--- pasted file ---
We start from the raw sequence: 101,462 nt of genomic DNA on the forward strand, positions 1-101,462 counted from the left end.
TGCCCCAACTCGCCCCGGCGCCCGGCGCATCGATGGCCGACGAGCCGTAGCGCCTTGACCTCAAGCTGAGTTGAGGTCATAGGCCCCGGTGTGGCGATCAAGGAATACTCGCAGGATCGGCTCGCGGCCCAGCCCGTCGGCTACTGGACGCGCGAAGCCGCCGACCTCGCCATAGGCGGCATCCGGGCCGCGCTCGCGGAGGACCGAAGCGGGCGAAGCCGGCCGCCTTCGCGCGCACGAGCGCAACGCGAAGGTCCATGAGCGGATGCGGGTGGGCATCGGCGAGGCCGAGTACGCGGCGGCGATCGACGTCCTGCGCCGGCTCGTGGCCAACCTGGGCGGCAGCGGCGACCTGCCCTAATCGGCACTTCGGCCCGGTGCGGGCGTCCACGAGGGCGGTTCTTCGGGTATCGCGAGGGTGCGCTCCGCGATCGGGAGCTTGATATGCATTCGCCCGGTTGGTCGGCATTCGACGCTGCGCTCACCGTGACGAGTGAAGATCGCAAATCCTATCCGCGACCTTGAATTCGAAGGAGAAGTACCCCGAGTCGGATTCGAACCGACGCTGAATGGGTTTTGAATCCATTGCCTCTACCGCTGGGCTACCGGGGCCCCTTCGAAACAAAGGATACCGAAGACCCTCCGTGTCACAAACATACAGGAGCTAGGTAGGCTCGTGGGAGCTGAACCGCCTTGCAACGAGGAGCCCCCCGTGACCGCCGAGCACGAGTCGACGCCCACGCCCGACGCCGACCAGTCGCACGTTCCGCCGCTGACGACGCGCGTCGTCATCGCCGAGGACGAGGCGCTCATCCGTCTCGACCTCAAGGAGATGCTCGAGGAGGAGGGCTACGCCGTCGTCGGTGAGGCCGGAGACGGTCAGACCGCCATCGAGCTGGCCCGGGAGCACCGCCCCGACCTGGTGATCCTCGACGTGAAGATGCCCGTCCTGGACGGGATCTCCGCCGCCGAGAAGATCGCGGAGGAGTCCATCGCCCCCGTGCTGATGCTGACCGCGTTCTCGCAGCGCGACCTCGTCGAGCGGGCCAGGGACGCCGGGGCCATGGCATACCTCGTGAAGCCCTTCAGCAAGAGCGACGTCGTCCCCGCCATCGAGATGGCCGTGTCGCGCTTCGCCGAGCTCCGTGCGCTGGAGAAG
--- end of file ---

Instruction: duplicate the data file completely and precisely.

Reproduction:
We start from the raw sequence: 101,462 nt of genomic DNA on the forward strand, positions 1-101,462 counted from the left end.
TGCCCCAACTCGCCCCGGCGCCCGGCGCATCGATGGCCGACGAGCCGTAGCGCCTTGACCTCAAGCTGAGTTGAGGTCATAGGCCCCGGTGTGGCGATCAAGGAATACTCGCAGGATCGGCTCGCGGCCCAGCCCGTCGGCTACTGGACGCGCGAAGCCGCCGACCTCGCCATAGGCGGCATCCGGGCCGCGCTCGCGGAGGACCGAAGCGGGCGAAGCCGGCCGCCTTCGCGCGCACGAGCGCAACGCGAAGGTCCATGAGCGGATGCGGGTGGGCATCGGCGAGGCCGAGTACGCGGCGGCGATCGACGTCCTGCGCCGGCTCGTGGCCAACCTGGGCGGCAGCGGCGACCTGCCCTAATCGGCACTTCGGCCCGGTGCGGGCGTCCACGAGGGCGGTTCTTCGGGTATCGCGAGGGTGCGCTCCGCGATCGGGAGCTTGATATGCATTCGCCCGGTTGGTCGGCATTCGACGCTGCGCTCACCGTGACGAGTGAAGATCGCAAATCCTATCCGCGACCTTGAATTCGAAGGAGAAGTACCCCGAGTCGGATTCGAACCGACGCTGAATGGGTTTTGAATCCATTGCCTCTACCGCTGGGCTACCGGGGCCCCTTCGAAACAAAGGATACCGAAGACCCTCCGTGTCACAAACATACAGGAGCTAGGTAGGCTCGTGGGAGCTGAACCGCCTTGCAACGAGGAGCCCCCCGTGACCGCCGAGCACGAGTCGACGCCCACGCCCGACGCCGACCAGTCGCACGTTCCGCCGCTGACGACGCGCGTCGTCATCGCCGAGGACGAGGCGCTCATCCGTCTCGACCTCAAGGAGATGCTCGAGGAGGAGGGCTACGCCGTCGTCGGTGAGGCCGGAGACGGTCAGACCGCCATCGAGCTGGCCCGGGAGCACCGCCCCGACCTGGTGATCCTCGACGTGAAGATGCCCGTCCTGGACGGGATCTCCGCCGCCGAGAAGATCGCGGAGGAGTCCATCGCCCCCGTGCTGATGCTGACCGCGTTCTCGCAGCGCGACCTCGTCGAGCGGGCCAGGGACGCCGGGGCCATGGCATACCTCGTGAAGCCCTTCAGCAAGAGCGACGTCGTCCCCGCCATCGAGATGGCCGTGTCGCGCTTCGCCGAGCTCCGTGCGCTGGAGAAG